LittlePeopleLogo     Low-Sodium Diet

Low-sodium diets are often prescribed to help control high blood pressure. The most common source of sodium in the diet is table salt added to foods.


Dietary Recommendations

You can reduce the amount of sodium in your diet by following these guidelines:

• Read labels carefully. Look for any form of sodium or salt, such as sodium benzoate or sodium citrate.

• Add very little or no salt to food that you prepare.

• Do not add salt to food at the table.

• Fast foods are very high in salt, as are many other restaurant foods. When you eat at a restaurant, try steamed fish and vegetables or fresh salads. Avoid soups.


Avoid eating the following foods:

• ketchup, prepared mustard, pickles, and olives

• soy sauce, steak or barbecue sauce, chili sauce, or Worcestershire sauce

• bouillon cubes

• commercially prepared or cured meats or fish (for example, bacon, luncheon meats, and canned sardines)

• canned vegetables, soups, and other packaged convenience foods

• salty cheeses and buttermilk

• salted nuts and peanut butter

• self-rising flour and biscuit mixes

• salted crackers, chips, popcorn, and pretzels

• commercial salad dressings

• instant cooked cereals.

Many of these foods are now available in unsalted or low-sodium versions. Read all labels carefully.

If your diet must be restricted to much lower amounts of sodium, talk to your doctor and a registered dietitian for help in planning your meals. It is important to keep your meals nutritionally balanced and tasty. It can be hard to follow a restricted-salt diet if the food doesn't taste good.


Substitutions and Hints

• Cook with imagination and make food attractive.

• Season foods with herbs and spices. Use onions, garlic, parsley, lemon and lime juice and rind, dill weed, basil, tarragon, marjoram, thyme, curry powder, turmeric, cumin, paprika, vinegar, and wine to enhance the flavor and aroma of foods. Mushrooms, celery, red pepper, yellow pepper, green pepper, and home-dried fruits also enhance specific dishes.

• Eat fresh fruits, vegetables, and meats as much as possible. Plain frozen fruits and vegetables usually do not have added salt.

• Add a pinch of sugar or a squeeze of lemon juice to bring out the flavor in fresh vegetables.

• If you must use canned products, use the low-sodium types (except for fruit). Rinse canned vegetables with tap water before cooking.

• Substitute unsalted, polyunsaturated margarine for regular margarine or butter.

• Eat low-sodium cheeses. Many are available now, some with herbs and spices that are very tasty, and many are also low-fat.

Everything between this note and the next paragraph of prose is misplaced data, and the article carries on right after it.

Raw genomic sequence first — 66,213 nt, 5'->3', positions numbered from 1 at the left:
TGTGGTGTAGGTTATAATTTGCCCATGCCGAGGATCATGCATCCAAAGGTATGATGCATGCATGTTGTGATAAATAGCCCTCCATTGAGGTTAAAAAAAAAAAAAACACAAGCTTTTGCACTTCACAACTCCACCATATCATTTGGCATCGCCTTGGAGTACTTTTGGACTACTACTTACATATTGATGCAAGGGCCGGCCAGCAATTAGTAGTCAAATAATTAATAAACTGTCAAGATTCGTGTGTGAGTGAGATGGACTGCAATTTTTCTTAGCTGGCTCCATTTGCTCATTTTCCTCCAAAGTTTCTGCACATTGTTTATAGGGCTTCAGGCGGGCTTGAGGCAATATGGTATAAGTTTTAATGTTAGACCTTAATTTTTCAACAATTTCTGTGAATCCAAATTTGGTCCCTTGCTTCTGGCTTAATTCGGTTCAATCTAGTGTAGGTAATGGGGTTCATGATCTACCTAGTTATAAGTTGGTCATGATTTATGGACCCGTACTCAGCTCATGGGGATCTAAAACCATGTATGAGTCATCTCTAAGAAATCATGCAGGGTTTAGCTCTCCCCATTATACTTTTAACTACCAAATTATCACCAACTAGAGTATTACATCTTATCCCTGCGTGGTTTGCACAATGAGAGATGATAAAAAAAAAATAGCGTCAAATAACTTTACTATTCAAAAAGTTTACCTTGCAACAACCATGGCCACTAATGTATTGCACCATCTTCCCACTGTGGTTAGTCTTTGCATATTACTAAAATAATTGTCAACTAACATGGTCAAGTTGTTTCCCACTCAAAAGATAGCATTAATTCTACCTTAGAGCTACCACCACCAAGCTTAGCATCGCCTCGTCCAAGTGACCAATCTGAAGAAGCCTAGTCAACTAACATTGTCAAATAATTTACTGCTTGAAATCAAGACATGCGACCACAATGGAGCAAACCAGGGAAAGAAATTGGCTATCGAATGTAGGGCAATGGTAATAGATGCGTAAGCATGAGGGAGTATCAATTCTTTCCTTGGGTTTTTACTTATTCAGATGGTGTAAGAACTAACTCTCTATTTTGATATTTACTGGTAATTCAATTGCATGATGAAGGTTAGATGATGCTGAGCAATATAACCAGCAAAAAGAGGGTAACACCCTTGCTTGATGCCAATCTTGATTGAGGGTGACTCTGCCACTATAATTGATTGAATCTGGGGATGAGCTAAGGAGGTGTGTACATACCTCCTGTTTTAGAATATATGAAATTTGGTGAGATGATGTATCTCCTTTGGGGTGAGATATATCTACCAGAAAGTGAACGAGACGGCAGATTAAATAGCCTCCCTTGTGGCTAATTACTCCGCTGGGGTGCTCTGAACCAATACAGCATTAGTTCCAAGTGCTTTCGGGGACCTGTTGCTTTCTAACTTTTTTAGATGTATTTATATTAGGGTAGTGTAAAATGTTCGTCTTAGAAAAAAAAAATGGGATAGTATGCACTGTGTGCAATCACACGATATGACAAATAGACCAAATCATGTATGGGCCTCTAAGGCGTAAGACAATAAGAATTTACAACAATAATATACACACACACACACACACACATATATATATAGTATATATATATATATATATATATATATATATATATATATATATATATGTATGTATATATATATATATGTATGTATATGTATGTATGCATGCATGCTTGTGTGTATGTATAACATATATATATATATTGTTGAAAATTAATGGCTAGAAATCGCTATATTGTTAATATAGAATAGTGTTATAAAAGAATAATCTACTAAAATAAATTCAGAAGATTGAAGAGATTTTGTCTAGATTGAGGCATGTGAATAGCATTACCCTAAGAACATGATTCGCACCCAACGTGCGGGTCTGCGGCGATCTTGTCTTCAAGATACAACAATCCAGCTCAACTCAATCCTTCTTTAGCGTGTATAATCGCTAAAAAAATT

• Drink low-sodium juices.

• Make unsalted or lightly salted soup stocks and keep them in the freezer to use as substitutes for canned broth and bouillon. Use these broths to enhance vegetables.

• Substitute wines and vinegars (especially the flavored vinegars) for salt to enhance flavors.

• Eat tuna and salmon packed in water instead of oil, and rinse first with running water.

• Use one or more of the following to season chicken: curry, turmeric, cumin, cilantro, tarragon, thyme, sage, onions, garlic, mushrooms, tomatoes, or orange, lemon, or lime juice with ginger.

• Use one or more of the following to season beef: dry mustard, marjoram, thyme, bay leaf, pepper, red wine, mushrooms, onions, red or green pepper, parsley, curry, green chilies, or orange rind.

• Use one or more of the following to season seafood: lemon, parsley, paprika, wine, garlic and onions, cilantro, ginger, bay leaf, fennel, dill, marjoram, or thyme.

• Use one or more of the following to season pasta: basil, oregano, fresh tomatoes, onions, garlic, green pepper, red pepper, yellow pepper, low-salt salad dressings, pine nuts, or low-salt mozzarella cheese.

• Cook rice in homemade broth with mushrooms and scallions or shallots.

• Use herbs and spices carefully at first. Whenever possible, use fresh or dried herbs.


Help Yourself Become Healthier

• Try some of the many frozen prepared meals that meet the American Heart Association guidelines for sodium and fat content.

• Read food labels for sodium and fat content.

• Read nutrition information available at your local library, from the American Heart Association, and through nutrition programs and health fairs.

• Contact a dietitian for information.

• Look for some of the excellent low-sodium cookbooks available in most bookstores.

• Take time to plan your meals. You will be pleasantly surprised at how fast you learn new food preparations, how lowering your sodium intake lowers your blood pressure, and how good food can be.